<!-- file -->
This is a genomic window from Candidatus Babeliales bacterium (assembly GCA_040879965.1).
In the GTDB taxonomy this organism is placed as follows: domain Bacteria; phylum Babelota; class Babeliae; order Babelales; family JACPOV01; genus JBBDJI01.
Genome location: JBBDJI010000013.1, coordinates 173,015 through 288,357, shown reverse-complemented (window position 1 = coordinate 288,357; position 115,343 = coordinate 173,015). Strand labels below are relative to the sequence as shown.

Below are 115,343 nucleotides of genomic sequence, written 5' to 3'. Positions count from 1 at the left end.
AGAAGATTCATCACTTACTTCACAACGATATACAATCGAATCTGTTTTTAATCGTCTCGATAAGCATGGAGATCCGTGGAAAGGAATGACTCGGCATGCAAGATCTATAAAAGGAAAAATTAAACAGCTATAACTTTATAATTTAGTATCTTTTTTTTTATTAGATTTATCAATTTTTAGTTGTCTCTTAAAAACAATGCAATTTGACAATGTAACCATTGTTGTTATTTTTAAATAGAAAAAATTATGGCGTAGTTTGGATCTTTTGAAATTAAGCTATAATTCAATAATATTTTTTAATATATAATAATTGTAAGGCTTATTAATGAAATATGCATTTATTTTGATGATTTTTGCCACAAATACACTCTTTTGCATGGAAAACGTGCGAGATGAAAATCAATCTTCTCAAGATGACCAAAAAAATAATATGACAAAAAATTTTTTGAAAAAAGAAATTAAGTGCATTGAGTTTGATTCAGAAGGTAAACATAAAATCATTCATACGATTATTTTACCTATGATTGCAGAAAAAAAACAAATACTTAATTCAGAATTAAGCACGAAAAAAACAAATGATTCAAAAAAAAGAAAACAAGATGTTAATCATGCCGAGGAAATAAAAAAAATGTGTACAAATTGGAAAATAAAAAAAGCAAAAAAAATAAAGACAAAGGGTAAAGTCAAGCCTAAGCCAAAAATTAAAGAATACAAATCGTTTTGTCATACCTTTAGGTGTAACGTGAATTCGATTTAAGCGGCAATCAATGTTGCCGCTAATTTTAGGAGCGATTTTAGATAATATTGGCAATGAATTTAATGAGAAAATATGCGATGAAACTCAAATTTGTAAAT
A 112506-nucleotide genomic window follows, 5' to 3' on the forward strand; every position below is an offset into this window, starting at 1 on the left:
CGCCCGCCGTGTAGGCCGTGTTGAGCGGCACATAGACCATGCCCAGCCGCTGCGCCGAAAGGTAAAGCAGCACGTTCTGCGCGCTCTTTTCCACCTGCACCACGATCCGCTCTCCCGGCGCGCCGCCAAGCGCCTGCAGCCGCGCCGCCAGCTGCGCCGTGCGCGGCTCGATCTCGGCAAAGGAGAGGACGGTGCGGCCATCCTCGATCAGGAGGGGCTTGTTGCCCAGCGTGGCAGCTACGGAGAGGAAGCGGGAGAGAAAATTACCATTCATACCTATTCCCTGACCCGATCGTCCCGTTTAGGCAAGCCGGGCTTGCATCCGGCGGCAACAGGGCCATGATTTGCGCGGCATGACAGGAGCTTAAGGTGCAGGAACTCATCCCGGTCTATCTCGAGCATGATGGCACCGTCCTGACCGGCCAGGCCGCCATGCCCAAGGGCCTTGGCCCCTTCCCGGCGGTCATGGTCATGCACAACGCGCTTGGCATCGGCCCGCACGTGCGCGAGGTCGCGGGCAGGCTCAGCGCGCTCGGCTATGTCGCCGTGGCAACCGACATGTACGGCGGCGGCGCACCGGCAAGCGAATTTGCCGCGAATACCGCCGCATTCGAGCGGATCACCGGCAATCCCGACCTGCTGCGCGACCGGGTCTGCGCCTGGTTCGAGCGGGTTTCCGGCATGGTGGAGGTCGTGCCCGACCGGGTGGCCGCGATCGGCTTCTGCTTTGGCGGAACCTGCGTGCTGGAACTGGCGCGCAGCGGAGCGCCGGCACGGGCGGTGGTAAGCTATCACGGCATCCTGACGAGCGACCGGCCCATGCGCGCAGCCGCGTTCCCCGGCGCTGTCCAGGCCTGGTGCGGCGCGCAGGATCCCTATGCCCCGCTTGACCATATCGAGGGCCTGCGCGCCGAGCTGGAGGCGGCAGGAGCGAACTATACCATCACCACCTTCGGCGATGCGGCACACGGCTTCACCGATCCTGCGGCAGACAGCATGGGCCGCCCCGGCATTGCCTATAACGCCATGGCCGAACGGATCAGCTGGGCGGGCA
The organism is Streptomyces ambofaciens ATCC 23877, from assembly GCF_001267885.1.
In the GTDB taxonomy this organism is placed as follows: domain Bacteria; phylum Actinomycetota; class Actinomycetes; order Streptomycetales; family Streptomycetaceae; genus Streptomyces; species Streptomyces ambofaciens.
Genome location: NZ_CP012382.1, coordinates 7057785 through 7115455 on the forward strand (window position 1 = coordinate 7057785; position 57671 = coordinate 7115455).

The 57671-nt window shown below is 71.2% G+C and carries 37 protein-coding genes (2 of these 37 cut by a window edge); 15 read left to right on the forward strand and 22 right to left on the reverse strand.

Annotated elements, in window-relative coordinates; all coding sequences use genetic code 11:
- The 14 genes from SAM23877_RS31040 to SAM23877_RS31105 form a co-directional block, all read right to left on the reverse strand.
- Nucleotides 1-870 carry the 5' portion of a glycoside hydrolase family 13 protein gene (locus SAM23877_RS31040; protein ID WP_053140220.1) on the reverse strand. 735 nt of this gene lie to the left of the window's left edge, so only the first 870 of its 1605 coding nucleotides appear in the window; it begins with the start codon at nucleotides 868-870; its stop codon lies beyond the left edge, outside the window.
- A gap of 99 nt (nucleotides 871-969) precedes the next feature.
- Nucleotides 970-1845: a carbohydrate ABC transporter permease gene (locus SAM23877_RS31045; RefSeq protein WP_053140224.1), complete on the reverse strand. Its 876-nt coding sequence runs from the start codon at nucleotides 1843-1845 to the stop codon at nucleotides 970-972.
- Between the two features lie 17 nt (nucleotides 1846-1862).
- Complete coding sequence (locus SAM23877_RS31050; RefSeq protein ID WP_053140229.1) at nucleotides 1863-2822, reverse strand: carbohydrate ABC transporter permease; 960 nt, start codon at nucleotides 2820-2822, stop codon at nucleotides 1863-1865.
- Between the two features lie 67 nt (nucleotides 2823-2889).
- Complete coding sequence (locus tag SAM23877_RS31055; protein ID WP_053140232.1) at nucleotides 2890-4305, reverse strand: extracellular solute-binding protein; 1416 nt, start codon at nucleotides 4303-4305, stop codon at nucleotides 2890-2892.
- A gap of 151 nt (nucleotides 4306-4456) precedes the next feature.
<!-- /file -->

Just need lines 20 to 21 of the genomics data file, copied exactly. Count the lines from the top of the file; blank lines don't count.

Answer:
- Complete coding sequence (locus tag SAM23877_RS31055; protein ID WP_053140232.1) at nucleotides 2890-4305, reverse strand: extracellular solute-binding protein; 1416 nt, start codon at nucleotides 4303-4305, stop codon at nucleotides 2890-2892.
- A gap of 151 nt (nucleotides 4306-4456) precedes the next feature.